Summary: When he was the NYPD’s top homicide investigator, Dave Gurney was never comfortable with the label the press gave him: super detective. He was simply a man who, when faced with a puzzle, wanted to know. He was called to the investigative hunt by the presumptuous arrogance of murderers – by their smug belief that they could kill without leaving a trace. There was always a trace, Gurney believed.
Except what if one day there wasn’t?
Dave Gurney, a few months past the Mellery case that pulled him out of retirement and then nearly killed him, is trying once again to adjust to his country house’s bucolic rhythms when he receives a call about a case so seductively bewildering that the thought of not looking into it seems unimaginable—even if his beloved wife, Madeleine, would rather he do anything but.
The facts of what has occurred are horrible: a blushing bride, newly wed to an eminent psychiatrist and just minutes from hearing her congratulatory toast, is found decapitated, her head apparently severed by a machete. Though police investigators believe that a Mexican gardener killed the young woman in a fit of jealous fury, the victim’s mother—a chilly high-society beauty—is having none of it. Reluctantly drawn in, Dave is quickly buffeted by a series of revelations that transform the bizarrely monstrous into the monstrously bizarre.
Underneath it all may exist one of the darkest criminal schemes imaginable. And as Gurney begins deciphering its grotesque outlines, some of his most cherished assumptions about himself are challenged, causing him to stare into an abyss so deep that it threatens to swallow not just him but Madeleine, too.
Desperate to protect Madeleine and bring an end to the madness, Gurney ultimately discovers that the killer has left a trace after all. Unfortunately, the revelation may come too late to save his own life.
Review: I received John Verdon's first novel, Think of a Number, from a publicist to review and I was seriously impressed (my review), so much so that I lent it to Julie (Julie's review). I was pleased to find out Shut Your Eyes Tight was going to be another Dave Gurney book. I was even more excited to discover that this second installment is just as good as the first.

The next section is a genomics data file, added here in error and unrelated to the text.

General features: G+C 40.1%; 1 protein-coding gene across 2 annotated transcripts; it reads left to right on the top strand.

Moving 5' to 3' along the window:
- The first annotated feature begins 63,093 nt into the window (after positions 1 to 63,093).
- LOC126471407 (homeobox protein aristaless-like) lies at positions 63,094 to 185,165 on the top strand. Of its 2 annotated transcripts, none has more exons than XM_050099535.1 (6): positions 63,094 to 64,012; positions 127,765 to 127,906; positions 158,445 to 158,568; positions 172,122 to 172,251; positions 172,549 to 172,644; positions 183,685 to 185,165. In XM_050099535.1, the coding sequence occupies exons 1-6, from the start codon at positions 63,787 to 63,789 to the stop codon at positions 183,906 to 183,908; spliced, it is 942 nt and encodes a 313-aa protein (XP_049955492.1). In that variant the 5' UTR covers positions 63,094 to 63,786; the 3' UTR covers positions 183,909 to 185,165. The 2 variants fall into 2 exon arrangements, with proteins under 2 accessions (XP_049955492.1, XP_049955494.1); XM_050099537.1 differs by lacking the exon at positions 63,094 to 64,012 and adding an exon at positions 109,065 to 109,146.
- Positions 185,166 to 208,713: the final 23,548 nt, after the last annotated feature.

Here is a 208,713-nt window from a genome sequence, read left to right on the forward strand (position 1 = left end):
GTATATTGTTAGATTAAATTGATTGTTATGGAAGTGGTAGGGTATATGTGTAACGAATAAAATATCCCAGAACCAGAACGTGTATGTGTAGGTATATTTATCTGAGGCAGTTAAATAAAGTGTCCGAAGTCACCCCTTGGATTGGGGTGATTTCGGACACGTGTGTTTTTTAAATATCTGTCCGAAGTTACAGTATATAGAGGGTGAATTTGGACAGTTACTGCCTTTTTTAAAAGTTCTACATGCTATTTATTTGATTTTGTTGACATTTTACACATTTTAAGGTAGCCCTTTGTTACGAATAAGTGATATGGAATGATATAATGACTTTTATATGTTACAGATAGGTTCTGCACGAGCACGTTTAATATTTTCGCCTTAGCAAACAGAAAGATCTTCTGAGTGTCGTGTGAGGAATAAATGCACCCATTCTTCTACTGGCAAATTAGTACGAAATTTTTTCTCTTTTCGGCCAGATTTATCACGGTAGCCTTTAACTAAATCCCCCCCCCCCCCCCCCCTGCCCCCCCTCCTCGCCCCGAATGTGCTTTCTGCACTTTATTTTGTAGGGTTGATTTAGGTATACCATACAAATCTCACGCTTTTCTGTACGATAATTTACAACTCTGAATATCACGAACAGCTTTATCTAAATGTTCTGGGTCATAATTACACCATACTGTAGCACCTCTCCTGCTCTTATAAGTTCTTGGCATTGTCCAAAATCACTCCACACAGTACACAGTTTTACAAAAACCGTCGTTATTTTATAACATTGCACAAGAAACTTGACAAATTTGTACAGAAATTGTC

It's been about a year since Dave's last venture out of retirement that nearly got him killed... And he's starting to get restless again. So when Detective Hardwick asks him to look into a murder investigation that he thinks his department botched, Dave's need to solve the puzzle gets the better of him, much to his wife's chagrin.
The mystery is seriously intriguing, and while I did find the murderer before Dave Gurney, I definitely only had glimpses of the rest of the puzzle pieces. The murder has taken place in a wealthy community where nothing is what it seems, a Stepford-like group. It is a fantastic and disturbingly wild ride. There is a plethora of characters all of them interesting and twisted, but their weren't so many characters that the reader felt overwhelmed. The only drawback is Dave's wife Madeline. Madeline seemed to think that retiring and moving to the country would make Dave a different person. But solving puzzles is what he enjoys, and she can't expect him to just work in the garden and go for hikes. One of my favorite lines from the 1955 movie of Guys and Dolls kept coming to mind,
“A guy doesn't want to feel like a piece of dress material that a woman's going to cut up and sew according to however they're wearing husbands this year.”
Madeline expects Dave to take an interest in what she's doing, but takes no interest in what he likes to do, which is horribly evident at a very uncomfortable dinner party. Despite the fact that she does see the error of her ways eventually, I have a feeling this relationship may not last.
I don't want to say too much more and spoil the mystery, but I think John Verdon's books are great for the crime reader who thinks they've 'seen it all'. It is a fabulous series that I keep to savor. I look forward to more marvelous mysteries from Mr. Verdon... and I highly recommend starting with Think of a Number.
Final Take: 4.5/5